Vladimir Bogoeski is a post-doctoral research fellow at the Faculty of Law at the Hebrew University of Jerusalem. He completed his PhD degree at the Hertie School and the Humboldt University European Law School in Berlin. He holds an LLM from University of Bremen and an LLB from Ss Cyril and Methodius University of Skopje. His current research focuses on the role of labour law and collective bargaining institutions in the governance of the changing workplace. His broader research interests include law and political economy approach to questions of labour in the global economy, migrant work and global food systems, collective labour law in the context of European integration and labour relations in alternative forms of organised economic activity (worker cooperatives).
Amna Kaleem is an ESRC-funded doctoral researcher in the Department of Politics, University of Sheffield, UK. Her research is situated within Critical Terrorism Studies and focuses on the impact of the British government's counter-terrorism policy on citizenship practice and civic duty. Amna holds an MA in International Relations from the University of Karachi, Pakistan, an MA in Global Security, and an MA in Social Research from the University of Sheffield. She has worked as a multimedia journalist and project manager in Pakistan and the UK.
Emma Lecavalier is a Vanier CGS Doctoral Scholar in the Department of Political Science at the University of Toronto. Her doctoral research focuses on cities and global climate and environmental governance. She is a Fellow at the Global Policy Institute at Durham University and a Research Assistant with the Environmental Governance Lab at the University of Toronto. Previously, Emma spent two years as a researcher with the Global Risk Governance Programme at the University of Cape Town where she researched sustainable energy transitions in China and India. Emma holds an MPhil in International Relations from the University of Oxford and a BA (Hons) in Political Science and Global Development from Western University (Canada).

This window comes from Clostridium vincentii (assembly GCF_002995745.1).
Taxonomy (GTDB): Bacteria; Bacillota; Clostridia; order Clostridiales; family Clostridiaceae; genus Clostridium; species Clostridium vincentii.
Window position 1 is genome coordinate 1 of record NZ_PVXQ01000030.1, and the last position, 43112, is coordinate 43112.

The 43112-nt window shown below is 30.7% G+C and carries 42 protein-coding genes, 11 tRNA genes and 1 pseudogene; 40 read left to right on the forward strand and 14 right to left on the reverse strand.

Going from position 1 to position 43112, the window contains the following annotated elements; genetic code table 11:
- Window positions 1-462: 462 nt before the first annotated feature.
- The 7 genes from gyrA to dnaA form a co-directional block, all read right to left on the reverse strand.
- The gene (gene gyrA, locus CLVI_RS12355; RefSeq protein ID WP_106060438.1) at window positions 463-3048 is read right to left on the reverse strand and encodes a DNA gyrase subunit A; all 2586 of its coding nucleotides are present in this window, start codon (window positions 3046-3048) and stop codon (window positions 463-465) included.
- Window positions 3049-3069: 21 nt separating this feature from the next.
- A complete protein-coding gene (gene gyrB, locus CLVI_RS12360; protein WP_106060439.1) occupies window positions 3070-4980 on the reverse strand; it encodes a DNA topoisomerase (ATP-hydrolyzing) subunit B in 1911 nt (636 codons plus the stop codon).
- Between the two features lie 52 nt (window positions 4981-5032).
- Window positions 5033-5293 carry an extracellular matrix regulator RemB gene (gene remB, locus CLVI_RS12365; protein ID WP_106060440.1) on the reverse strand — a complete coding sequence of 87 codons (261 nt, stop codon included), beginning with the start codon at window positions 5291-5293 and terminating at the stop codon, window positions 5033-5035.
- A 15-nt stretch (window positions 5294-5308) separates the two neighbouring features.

Anastasia Ufimtseva is a post-doctoral research fellow at the Beedie School of Business, Jack Austin Centre for Asia Pacific Business Studies, Simon Fraser University. She holds a PhD in Global Governance from the Balsillie School of International Affairs (Wilfrid Laurier University), an MA in Political Science (University of Waterloo), and a BA in Political Science with International Relations (The University of British Columbia). Her research focuses on regulations adopted by host states to govern foreign direct investment (FDI) made by state-owned enterprises (SOEs) around the world, with a particular focus on Chinese SOEs. Her broader research interests lie in the intersection between international business, global governance, international political economy, and international development. Her dissertation examined Chinese FDI in the oil and gas sector by analysing how Chinese FDI is impacted by institutions and stakeholder politics in the Canadian and Russian oil and gas sector.
Janina Pescinski is a Leverhulme Trust Doctoral Scholar at Queen Mary, University of London in the School of Politics and International Relations and the School of Law. Her doctoral research takes an interdisciplinary approach to citizenship and migration, focusing on the criminalization of solidarity with migrants. Previously, Janina spent three years as a Junior Research Fellow at the United Nations University Institute on Globalization, Culture and Mobility where she researched city-level immigrant inclusion, focusing on West African migrants and diaspora associations as political actors. Janina holds an MA in International Affairs from Sciences Po Paris and a BA (Summa Cum Laude) in Anthropology from Rutgers University.